CANTON ‒ Vincent Frustaci, the man who spent more than seven years in federal prison for embezzling at least $2.46 million from Stark County coffers, is back in lockup today after admitting to stealing from his most recent employer.
Frustaci, 51, pleaded guilty to a bill of information of felony grand theft late last month and was ordered by Stark County Common Pleas Judge Taryn Heath to report to the Stark County Jail on Feb. 1.
He will serve 18 months in state prison.
Stark County Assistant Prosecutor Dennis Barr said Frustaci will head to Lorain Correctional Institution before he is assigned a permanent prison to serve his sentence. He must also pay restitution.
Who did Vincent Frustaci steal from?
According to the criminal complaint filed by Stark County Sheriff's Department on Nov. 21, Frustaci collected cash deposits totaling $25,740 from numerous customers between June 17 and Nov. 4 and failed to turn the money over to his employer, Crest Roofing Services.
Barr said Frustaci was working as a salesman for the Lake Township roofing company. He believes Frustaci may have been friends with the owner, who likely was trying to give Frustaci another chance after his last conviction. A message seeking comment was left Wednesday with Crest Roofing.
Frustaci's attorney Bradley Iams declined to comment when reached Wednesday.
Barr said there was no indication from Frustaci about why he took the money. When confronted by authorities about stealing, Frustaci confessed, Barr said.
It is unclear how the company learned Frustaci was taking customers' deposits, but Barr said the owner had documentation for each offense.
By pleading guilty via a bill of information, Frustaci's case went through the legal system more quickly and avoided a review by a grand jury and a trial.
"I never got to those records. It was pretty straightforward," Barr said. "When he was confronted, he confessed and was charged. There was no defense."
Vincent Frustaci's troubling embezzlement from Stark County
In June 2010, Frustaci pleaded guilty to federal charges of stealing $2.46 million from Stark County's funds between 2003 to 2008. He carried cash out of the office in his pockets and his bags.
For years, he covered his tracks by providing false financial records and forged bank statements to state auditors to conceal the thefts. Authorities determied $2.96 million was missing. The case ended up in federal court because Stark County had received federal funding.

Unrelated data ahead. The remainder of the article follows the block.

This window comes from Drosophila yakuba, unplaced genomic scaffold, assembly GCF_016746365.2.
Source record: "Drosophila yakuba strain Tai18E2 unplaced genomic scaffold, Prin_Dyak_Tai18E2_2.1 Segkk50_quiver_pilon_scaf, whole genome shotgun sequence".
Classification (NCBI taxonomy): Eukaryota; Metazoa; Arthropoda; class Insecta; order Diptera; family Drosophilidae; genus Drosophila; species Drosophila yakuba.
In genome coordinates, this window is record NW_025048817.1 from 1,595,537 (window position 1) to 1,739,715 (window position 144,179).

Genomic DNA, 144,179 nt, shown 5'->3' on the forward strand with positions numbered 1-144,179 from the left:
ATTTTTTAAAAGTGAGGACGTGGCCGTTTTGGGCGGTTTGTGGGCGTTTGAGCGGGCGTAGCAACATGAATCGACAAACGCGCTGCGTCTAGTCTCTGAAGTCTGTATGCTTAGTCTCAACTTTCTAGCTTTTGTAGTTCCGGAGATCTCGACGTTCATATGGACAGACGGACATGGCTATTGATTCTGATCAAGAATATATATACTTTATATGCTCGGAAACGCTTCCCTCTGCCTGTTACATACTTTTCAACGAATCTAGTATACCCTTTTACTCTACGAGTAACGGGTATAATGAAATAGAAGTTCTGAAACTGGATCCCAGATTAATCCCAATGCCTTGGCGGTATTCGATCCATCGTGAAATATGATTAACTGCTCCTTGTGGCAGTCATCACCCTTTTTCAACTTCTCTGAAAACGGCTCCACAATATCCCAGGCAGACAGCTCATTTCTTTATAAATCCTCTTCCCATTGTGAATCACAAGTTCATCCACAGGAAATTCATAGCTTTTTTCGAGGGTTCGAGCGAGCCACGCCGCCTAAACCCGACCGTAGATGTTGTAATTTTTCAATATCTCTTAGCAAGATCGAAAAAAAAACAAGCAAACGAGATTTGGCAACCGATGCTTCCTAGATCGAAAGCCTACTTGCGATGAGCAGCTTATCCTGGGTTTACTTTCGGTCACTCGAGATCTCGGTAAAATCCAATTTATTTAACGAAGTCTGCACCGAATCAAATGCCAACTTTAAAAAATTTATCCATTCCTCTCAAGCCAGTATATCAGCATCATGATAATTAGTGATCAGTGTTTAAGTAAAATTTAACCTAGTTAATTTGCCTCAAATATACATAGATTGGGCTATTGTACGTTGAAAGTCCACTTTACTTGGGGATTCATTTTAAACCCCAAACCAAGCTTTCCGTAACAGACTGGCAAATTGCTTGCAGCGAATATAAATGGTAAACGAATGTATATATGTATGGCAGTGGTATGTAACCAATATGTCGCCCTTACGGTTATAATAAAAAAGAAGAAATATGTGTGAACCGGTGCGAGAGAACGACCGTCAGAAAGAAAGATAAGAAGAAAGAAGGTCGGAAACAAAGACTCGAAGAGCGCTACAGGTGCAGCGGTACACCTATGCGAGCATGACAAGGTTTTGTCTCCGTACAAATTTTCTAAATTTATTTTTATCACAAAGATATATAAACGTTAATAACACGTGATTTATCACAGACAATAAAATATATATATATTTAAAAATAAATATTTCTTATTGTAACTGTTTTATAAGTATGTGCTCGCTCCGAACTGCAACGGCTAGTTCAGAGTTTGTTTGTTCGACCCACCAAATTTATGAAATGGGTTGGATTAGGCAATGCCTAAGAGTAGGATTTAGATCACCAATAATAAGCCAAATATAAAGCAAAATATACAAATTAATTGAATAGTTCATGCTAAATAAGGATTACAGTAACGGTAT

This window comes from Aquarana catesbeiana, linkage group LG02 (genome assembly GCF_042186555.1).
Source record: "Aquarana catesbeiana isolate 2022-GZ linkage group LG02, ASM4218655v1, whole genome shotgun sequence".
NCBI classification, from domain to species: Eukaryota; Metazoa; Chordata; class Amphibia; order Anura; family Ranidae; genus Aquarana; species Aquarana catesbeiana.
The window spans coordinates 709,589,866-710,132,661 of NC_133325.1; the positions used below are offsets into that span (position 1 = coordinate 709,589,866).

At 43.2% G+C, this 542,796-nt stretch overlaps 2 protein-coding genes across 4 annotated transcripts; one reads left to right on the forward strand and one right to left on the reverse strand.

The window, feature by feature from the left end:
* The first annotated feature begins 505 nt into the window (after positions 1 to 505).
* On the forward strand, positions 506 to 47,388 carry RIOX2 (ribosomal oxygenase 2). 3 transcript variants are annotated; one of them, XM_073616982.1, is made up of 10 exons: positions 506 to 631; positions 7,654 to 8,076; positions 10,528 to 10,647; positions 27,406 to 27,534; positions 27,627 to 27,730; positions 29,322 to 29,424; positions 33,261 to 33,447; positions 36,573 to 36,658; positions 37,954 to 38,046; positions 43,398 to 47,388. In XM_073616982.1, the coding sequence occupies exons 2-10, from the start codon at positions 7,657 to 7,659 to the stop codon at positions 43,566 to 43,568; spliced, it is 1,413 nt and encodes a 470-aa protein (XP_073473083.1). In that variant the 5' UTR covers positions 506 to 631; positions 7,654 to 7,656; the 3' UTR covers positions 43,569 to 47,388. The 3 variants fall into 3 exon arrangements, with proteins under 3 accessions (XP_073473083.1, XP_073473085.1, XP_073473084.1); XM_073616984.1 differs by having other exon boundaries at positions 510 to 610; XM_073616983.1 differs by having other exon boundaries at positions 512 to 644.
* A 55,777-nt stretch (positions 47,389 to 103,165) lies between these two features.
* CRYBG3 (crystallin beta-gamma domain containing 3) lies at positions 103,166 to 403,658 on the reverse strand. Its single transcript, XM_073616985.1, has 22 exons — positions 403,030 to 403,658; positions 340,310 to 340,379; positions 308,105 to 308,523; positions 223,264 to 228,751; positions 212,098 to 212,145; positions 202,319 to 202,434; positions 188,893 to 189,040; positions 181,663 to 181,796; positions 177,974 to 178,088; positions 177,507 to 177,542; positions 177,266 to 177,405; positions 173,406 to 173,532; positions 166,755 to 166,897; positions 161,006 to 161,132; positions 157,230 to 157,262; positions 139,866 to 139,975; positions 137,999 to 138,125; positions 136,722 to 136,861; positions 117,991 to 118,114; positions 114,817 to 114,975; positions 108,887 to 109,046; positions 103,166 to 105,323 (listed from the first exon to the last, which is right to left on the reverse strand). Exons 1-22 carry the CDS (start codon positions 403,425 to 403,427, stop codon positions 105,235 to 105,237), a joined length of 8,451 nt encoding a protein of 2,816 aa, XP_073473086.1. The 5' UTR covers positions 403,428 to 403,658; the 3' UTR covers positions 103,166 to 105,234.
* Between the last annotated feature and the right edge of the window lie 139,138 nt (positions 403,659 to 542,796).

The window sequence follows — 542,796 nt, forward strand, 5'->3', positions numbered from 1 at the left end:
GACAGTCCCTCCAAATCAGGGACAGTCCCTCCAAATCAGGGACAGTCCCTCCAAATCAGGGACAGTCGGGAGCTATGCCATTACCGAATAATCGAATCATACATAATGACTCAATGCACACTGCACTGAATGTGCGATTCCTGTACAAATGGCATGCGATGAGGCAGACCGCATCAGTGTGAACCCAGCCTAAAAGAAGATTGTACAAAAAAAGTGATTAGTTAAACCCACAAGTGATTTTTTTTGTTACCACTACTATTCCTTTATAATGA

On two occasions in November 2008, Frustacci wrote and signed two checks drawn on a Stark County Treasurer's Office bank account totaling $230,000. He then withdrew the money in cash at a FirstMerit branch and placed the bills into a cardboard box. He claimed to bank employees that the cash was needed for a Stark Metropolitan Narcotics Task Force undercover operation.
Frustaci later said he gambled the money away.
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Frustaci was sentenced to 10 years in prison with three years to be served while under supervised release. He was ordered to pay $2.96 million in restitution. The U.S. Bureau of Prisons assigned Frustaci to serve his time at its minimum-security facility in Morgantown, West Virginia. He left the federal prison system on March 12, 2018, according to the bureau's website.
Twenty-five percent of his earnings in prison and 20% of his monthly wages after prison would be garnished to be applied toward the restitution, according to a federal court's sentencing order. Ohio's Public Employees Retirement System turned over Frustaci's $43,048 pension fund.
According to Barr, Frustaci was no longer on probation for the federal offenses. He is, however, still under order to continue to pay restitution to Stark County.
How much did Vincent Frustaci's thefts cost Stark County?
The Stark County Auditor's Office estimates the county lost $2.96 million to Frustaci's thefts. With legal fees and amounts paid by the county, the total loss of the county is believed to be $3.3 million. But with insurance payouts and money seized from Frustaci, the net loss to taxpayers is now at $1.44 million.
The Stark County Auditor's Office told The Repository in November during his stay in federal prison, the U.S. Bureau of Prisons garnished $5,537 from Frustaci's prison wages. Since his release, $19,125 has been garnished from Frustaci's wages an applied to his restitution. The county received the last payment on June 29.
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This article originally appeared on The Independent: Vincent Frustaci heading to prison after stealing from employer